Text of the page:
Last week, I wrote about how to unlock the true potential of LinkedIn. There is so much to uncover on LinkedIn that I thought a sequel piece would make sense. In the 2nd part of the article, I will discuss how to produce endless content and give actionable advice on meaningful networking to get the best out of LinkedIn.
🥅 What type of content works?
In the previous article, I wrote about finding your niche as ideas about different types of content that works. To recap, you can write 4 buckets of content: Education niche content, Personal stories, Trending topics and Case studies of your work or breakdown of someone else's work
One thing that I have observed: is which content gets a lot of attention, which one does not is hard to predict. Sometimes a very well-thought-out piece I wrote gets very less interaction. And when I wake up and write something random without much thought goes viral.
The trick is to be consistent: keep writing and keep shipping. Let me also share some insights from the LinkedIn algorithm pov (originally pointed out by Richard van der Bloom):
- Keep your content publishing frequency at roughly 24 hours. If a post is published within ~18 hrs of each other, the growth gets reduced by around ~15%.
- The first 1.5 hrs after publishing a post is crucial. Keep engaging with comments during this period.
- Keep the length of the post between 1200 - 1600 characters.
👬 How to build the right network?
Linkedin, at the end of the day, is a networking site for professionals. Be extremely choosy about whom you allow into your network. In the initial days, it would be tempting to accept requests, avoid that and only accept people who form your ideal audience - entrepreneurs, fellow operators, sales leaders, content creators in the same niche etc.
Engage with only a few people in your niche. Go for ones with moderate audience sizes in the beginning. For example, go with a creator who is having 10k-20k followers, if you are at 1k. Add helpful comments and views instead of a simple ‘agree’. Build it for 10 posts and then go into their DMs and build a relationship.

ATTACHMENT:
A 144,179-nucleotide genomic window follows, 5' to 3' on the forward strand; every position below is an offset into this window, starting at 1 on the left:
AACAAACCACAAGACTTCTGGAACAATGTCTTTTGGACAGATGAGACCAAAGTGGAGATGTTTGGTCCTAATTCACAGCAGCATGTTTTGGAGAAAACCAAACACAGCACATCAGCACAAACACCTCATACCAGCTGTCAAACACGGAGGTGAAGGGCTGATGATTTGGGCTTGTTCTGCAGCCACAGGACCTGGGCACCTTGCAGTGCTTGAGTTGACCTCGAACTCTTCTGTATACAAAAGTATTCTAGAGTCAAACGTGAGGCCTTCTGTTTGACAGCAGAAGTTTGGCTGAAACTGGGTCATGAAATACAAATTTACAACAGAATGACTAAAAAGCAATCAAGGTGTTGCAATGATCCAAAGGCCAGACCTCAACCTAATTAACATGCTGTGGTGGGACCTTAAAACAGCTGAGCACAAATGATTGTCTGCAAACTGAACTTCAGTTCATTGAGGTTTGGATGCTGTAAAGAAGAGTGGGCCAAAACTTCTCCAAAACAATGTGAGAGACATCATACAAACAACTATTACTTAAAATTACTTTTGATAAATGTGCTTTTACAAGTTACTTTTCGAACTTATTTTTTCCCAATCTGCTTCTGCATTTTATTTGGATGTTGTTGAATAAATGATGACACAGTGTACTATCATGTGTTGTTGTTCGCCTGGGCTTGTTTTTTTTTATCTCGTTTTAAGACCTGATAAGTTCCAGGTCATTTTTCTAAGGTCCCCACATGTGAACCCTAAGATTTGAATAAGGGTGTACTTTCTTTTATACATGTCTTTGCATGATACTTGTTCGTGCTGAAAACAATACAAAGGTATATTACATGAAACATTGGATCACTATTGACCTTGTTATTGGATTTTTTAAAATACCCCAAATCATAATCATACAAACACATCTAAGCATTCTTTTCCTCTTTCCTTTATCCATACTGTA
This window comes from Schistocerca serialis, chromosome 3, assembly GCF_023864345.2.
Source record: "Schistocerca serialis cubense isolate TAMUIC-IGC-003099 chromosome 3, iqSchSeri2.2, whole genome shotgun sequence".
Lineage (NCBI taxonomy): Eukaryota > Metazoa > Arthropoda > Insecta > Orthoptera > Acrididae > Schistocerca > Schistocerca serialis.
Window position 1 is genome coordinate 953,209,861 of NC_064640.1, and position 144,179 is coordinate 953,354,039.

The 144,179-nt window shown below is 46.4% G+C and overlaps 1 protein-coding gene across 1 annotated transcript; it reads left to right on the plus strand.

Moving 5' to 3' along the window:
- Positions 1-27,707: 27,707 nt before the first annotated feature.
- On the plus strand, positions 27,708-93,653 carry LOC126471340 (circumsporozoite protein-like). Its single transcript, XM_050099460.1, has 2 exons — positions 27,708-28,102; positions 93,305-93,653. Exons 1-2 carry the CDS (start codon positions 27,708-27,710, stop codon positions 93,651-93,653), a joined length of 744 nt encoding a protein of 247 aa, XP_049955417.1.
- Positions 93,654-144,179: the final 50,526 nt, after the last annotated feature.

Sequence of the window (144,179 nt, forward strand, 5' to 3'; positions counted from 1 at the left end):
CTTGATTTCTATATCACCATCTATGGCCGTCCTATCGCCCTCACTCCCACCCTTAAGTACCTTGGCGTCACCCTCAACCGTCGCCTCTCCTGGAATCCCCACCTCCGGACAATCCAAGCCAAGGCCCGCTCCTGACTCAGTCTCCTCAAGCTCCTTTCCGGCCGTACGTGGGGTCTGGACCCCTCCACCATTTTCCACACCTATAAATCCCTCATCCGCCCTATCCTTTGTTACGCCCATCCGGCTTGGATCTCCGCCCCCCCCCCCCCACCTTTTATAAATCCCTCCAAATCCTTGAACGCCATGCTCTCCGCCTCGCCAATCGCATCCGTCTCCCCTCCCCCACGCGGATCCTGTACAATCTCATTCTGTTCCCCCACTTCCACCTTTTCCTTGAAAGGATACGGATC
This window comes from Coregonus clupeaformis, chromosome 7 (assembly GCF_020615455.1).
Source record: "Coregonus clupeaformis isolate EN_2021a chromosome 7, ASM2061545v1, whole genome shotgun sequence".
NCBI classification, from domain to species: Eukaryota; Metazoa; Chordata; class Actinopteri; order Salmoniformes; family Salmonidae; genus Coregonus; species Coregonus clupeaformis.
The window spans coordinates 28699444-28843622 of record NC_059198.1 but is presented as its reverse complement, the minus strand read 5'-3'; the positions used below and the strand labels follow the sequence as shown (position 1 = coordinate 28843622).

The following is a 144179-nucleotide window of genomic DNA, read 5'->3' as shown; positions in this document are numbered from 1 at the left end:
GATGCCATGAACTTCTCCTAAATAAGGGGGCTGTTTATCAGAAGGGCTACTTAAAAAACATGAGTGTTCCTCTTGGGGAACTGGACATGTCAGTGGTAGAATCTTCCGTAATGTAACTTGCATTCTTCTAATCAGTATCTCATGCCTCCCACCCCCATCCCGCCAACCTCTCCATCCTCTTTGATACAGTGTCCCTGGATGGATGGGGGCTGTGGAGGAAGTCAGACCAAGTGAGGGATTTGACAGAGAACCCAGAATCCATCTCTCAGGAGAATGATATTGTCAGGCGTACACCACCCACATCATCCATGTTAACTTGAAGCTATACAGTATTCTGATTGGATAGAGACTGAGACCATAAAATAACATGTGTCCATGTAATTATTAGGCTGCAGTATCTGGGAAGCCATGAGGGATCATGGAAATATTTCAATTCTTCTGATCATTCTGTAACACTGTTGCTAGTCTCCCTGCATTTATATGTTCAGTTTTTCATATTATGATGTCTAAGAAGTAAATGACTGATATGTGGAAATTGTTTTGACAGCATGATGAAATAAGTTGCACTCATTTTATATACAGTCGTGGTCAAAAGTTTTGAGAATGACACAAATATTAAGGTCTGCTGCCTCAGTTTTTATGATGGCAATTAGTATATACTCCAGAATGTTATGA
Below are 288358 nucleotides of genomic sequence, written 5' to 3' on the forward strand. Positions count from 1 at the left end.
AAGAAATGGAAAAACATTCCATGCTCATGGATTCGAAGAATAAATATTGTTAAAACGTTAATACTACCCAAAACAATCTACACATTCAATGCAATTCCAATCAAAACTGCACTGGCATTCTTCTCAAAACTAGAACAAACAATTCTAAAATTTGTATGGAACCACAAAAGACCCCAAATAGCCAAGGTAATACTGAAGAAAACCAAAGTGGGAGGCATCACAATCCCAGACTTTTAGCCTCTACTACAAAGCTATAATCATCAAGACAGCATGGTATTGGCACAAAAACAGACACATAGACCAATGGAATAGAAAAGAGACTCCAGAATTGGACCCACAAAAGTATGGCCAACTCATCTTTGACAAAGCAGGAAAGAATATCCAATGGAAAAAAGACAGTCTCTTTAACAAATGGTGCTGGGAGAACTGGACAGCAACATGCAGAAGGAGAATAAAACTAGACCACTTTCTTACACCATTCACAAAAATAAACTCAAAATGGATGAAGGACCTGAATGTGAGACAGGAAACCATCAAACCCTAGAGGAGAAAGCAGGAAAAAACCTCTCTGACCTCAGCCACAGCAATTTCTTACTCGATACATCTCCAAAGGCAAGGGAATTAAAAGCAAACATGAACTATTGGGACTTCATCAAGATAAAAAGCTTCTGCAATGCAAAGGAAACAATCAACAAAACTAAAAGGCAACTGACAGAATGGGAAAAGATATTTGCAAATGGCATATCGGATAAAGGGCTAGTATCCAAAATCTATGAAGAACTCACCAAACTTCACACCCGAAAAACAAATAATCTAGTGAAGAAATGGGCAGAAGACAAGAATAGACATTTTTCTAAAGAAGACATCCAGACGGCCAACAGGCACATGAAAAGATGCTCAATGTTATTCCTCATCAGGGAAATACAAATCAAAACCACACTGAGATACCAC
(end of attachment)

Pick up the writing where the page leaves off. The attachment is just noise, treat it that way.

These moderate creators might go big - also, they are more likely to respond and offer help.
The cardinal rule of networking is: Give. Give. Give. Ask. Much of my growth is from the deep friendships I have built during my initial days. 10 deep friendships >> 1000 connections on Linkedin.
📔 How to produce content consistently?
The only way to produce content consistently is to prepare the content way in advance. Prepare atleast 2-3 weeks worth of content in advance.
Your content can be:
- Actionable: tips to help others based on your experience
- Analytical: tearing down a company’s business model or report.
- Opposite: An opposing view to a popular viewpoint.
- Observation: your POV on a past or present event.
Say you have 2-3 topics you would like to write on: block some time in the weekend, write various posts. For example, if you are an entrepreneur in the healthy food space:
- Tips on how to choose the right healthy breakfast/lunch/snack for you
- Look at other food companies - what they are doing right & wrong
- Take a popular health fad and provide the opposing view.
- How the current food trends are changing.
If you keep expanding in this way, you will have tons of topics to write about. If you don’t have the expertise yet, keep learning and share the learning journey openly - like talking to experts and sharing their insights.
✍️Overcoming the writer’s block
The biggest roadblock to consistent production: writer’s block. To get clarity, you must first empty the bad ideas.
Let the bad ideas flow and produce improper output. With the feedback, our minds self-correct to give better output. There are no shortcuts.
Start with a dumb idea, and write a stupid essay. The ones who do it are still greater than the ones who haven’t yet started. A good hack for refining dumb ideas: Think why the dumb idea would work and write a piece defending it.
We get a new angle which we can expand.
The harshest critic to overcome is ourselves. Let’s be a little kinder and overestimate our work's importance & urgency.
When we think we have done something important, imperfection takes a backseat. When you save a life, you don’t think about the sloppy CPR you did. A little overconfidence in ourselves also helps. Confidence in our abilities helps in handling the criticism well.
Still unsure! The best way is to find a group of like-minded people and start a group challenge. Working in a group provides a support system that keeps us on track. Use the deep friendships with fellow experts and do it together. Consistent output definitely leads to quality output.
Consistently offer value in every interaction on Linkedin (and life). With unwavering dedication, the results you seek shall follow.
Tool of the Day
This tool will help you schedule your LinkedIn posts in advance. It allows you to cross-post on other platforms and even add comments to your posts like adding a link etc.